That’s a stunning statement by itself. Think of all of the persons who have betrayed America’s security interests. From Benedict Arnold to Aldrich Ames, Edward Snowden topped them all armed only with his conscience, his computer savvy, his laptop and thumb drives. His actions have left the Obama Administration and the nation’s intelligence apparatus embarrassed and scrambling in an almost Keystone Cops manner trying to deny, justify, explain and “spin” the reasons for saying and doing what Snowden’s revelations revealed that they were doing. As a result, American allies are fuming that their phones have been monitored by the NSA, while the enemies of the U.S. are overtly grateful to have been granted access to the very information that tells them the methods and extent of the United States’ intelligence gathering about them and others around the world.

While the treasonous actions of Benedict Arnold, Aldrich Ames and others like them cost the lives of American service personnel (military, intelligence, etc.), Snowden’s have shaken nation-state capitols around the world and will transform intelligence-gathering agencies for generations. All you have to do is look at the proposed legislation being offered by members of Congress to overhaul and restrict the NSA from doing what it does, the furious letters of American IT companies whose networks were breached by the NSA, and the less-than-diplomatic speech coming from the nation’s allies to understand how one man could change everything.

All you have to do is look at the proposed legislation being offered by members of Congress to overhaul and restrict the NSA from doing what it does, the furious letters of American IT companies whose networks were breached by the NSA, and the less-than-diplomatic speech coming from the nation’s allies to understand how one man could change everything.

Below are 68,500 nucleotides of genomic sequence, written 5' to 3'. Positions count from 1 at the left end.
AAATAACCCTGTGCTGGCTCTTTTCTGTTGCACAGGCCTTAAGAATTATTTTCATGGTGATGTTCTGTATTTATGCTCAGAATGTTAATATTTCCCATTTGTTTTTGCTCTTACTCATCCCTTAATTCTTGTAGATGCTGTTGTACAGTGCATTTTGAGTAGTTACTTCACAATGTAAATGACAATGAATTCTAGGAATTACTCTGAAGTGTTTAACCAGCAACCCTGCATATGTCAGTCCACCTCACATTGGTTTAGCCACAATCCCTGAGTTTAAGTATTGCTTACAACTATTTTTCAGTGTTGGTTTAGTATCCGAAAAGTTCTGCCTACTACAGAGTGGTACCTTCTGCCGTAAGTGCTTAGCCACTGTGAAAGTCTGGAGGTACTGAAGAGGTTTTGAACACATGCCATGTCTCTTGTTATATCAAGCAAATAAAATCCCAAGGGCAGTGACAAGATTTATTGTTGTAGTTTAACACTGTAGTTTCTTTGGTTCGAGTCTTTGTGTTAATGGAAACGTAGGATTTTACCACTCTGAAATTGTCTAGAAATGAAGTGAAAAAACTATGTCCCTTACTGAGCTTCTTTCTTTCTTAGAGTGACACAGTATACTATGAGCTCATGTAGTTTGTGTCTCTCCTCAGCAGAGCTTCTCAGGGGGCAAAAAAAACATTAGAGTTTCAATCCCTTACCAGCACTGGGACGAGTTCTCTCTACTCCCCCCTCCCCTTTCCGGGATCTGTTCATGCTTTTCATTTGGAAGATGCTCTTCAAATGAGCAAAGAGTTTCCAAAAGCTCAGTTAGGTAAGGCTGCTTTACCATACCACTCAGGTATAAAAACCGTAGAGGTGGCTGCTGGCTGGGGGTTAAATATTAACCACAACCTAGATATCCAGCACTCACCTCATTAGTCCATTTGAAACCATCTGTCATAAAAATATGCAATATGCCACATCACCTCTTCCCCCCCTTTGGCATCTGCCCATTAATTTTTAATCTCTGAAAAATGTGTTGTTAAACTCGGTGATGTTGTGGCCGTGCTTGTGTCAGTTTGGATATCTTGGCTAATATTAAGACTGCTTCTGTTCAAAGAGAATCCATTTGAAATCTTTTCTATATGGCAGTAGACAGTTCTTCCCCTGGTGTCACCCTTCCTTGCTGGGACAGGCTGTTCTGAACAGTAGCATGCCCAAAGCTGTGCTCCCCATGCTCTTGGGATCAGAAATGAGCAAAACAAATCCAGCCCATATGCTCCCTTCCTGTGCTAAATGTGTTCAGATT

What Snowden’s actions created were not simple ripples, as some might like to believe. No, this is something bigger. I would call it a wave, maybe not a full-fledged tsunami that wipes out everything, but rather a good sized wave that crashed onto the intelligence-gathering beachheads around the world and left everything not just soaking wet, but in a disarray that has people scrambling to put all the pieces back together so that business as usual can continue. As anyone knows who has built a sandcastle or two, with the waves coming in around you, you can’t hold those forces back. And no castle ever gets rebuilt the same way after the water has come across the shoreline.

When someone unleashes those forces, as Snowden did earlier this year (and continues to do with ongoing leaks of information), there’s no disputing the difference that individual makes to the fabric of our history as a nation and as a globalized community. Regardless of his next move, or physical residence, Snowden will forever be an utterly divisive figure – cheered by some, pilloried by others. His actions have truly changed everything, and when you do something like that, you become Person of the Year…

By

Richard “Rich” Cooper is a Principal with Catalyst Partners, LLC, a government and public affairs...